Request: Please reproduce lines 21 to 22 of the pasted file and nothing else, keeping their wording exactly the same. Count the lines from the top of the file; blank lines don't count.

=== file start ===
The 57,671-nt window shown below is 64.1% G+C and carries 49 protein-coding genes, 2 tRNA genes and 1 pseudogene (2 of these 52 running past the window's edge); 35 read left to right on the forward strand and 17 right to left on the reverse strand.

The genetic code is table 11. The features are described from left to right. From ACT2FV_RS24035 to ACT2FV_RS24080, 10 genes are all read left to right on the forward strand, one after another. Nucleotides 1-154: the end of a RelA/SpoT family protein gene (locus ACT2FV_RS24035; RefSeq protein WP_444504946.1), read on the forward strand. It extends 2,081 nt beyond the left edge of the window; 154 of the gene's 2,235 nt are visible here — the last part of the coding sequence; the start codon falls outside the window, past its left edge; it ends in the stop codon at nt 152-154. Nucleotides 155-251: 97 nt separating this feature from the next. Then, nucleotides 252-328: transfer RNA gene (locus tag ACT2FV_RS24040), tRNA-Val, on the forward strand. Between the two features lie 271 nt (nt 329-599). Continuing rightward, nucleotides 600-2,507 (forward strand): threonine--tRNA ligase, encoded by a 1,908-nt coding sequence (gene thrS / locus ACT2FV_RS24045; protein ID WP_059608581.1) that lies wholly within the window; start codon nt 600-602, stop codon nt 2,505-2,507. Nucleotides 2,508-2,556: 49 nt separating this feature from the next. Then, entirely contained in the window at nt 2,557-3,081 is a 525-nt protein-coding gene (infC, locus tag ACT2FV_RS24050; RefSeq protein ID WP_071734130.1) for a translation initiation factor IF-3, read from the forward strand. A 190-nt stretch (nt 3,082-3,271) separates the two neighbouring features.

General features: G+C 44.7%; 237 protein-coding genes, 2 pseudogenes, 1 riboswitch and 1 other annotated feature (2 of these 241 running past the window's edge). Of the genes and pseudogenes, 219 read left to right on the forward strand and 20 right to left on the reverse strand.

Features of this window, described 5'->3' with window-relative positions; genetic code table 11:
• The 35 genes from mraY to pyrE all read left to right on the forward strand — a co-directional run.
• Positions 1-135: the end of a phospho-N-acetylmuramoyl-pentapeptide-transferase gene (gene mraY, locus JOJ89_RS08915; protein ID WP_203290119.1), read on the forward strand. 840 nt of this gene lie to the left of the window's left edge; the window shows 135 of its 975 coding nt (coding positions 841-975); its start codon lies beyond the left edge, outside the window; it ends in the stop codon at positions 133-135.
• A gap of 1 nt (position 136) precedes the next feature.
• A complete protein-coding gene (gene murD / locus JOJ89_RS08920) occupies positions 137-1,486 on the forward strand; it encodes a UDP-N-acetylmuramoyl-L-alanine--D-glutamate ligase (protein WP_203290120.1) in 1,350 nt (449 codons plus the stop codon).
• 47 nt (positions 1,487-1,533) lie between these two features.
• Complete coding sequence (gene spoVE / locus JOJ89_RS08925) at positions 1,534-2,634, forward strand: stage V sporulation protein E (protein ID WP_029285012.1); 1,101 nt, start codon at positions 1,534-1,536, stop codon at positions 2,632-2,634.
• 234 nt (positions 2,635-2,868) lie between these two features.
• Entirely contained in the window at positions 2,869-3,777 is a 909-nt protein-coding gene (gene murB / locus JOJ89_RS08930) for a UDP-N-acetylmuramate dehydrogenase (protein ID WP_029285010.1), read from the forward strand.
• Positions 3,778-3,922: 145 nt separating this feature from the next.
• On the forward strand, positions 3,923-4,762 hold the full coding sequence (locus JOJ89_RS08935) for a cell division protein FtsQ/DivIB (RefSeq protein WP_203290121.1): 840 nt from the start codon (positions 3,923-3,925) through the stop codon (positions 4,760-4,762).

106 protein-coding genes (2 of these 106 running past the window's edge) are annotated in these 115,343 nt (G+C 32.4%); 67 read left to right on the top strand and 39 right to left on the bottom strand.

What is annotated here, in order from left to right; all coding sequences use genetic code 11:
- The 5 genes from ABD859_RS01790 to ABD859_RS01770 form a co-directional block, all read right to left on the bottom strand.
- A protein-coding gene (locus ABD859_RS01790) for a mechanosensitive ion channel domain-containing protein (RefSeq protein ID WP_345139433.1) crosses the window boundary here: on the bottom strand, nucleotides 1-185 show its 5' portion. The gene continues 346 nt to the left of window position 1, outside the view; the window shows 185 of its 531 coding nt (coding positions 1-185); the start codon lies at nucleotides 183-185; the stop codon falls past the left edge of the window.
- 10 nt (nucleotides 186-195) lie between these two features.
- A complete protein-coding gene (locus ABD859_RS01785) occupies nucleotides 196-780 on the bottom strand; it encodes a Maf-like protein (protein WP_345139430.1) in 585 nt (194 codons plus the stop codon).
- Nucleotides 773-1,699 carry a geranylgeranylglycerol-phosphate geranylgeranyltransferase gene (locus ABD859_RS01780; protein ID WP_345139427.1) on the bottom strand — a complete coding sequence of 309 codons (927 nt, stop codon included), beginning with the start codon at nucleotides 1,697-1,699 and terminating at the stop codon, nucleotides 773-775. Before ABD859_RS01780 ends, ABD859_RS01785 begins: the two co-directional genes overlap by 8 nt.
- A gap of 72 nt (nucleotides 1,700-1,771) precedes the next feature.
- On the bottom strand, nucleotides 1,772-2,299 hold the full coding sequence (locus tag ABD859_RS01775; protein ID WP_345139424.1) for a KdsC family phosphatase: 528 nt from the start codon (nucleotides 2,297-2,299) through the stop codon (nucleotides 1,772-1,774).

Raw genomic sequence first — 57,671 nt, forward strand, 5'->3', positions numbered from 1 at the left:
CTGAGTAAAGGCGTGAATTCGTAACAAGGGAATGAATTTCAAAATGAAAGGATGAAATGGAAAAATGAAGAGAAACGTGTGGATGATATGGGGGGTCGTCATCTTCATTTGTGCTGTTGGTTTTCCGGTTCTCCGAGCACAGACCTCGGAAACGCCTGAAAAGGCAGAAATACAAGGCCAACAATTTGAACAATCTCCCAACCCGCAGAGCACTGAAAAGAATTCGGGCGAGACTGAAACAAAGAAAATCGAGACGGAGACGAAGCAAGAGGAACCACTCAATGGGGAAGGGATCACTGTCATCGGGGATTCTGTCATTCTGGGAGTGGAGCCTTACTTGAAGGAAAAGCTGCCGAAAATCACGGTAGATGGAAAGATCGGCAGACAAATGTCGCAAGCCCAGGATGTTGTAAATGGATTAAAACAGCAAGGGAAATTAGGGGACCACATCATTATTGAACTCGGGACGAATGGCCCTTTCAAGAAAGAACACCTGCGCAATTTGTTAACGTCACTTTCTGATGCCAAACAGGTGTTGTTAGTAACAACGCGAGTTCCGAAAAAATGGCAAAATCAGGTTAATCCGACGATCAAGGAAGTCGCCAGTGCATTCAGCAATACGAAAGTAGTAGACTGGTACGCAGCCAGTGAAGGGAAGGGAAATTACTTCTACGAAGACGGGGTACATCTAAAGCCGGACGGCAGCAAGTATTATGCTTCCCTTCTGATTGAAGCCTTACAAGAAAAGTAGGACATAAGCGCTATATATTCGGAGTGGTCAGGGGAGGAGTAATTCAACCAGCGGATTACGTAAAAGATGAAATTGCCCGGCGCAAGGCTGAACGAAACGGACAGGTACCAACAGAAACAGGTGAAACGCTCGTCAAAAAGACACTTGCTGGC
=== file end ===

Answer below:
- Nucleotides 773-1,699 carry a geranylgeranylglycerol-phosphate geranylgeranyltransferase gene (locus ABD859_RS01780; protein ID WP_345139427.1) on the bottom strand — a complete coding sequence of 309 codons (927 nt, stop codon included), beginning with the start codon at nucleotides 1,697-1,699 and terminating at the stop codon, nucleotides 773-775. Before ABD859_RS01780 ends, ABD859_RS01785 begins: the two co-directional genes overlap by 8 nt.
- A gap of 72 nt (nucleotides 1,700-1,771) precedes the next feature.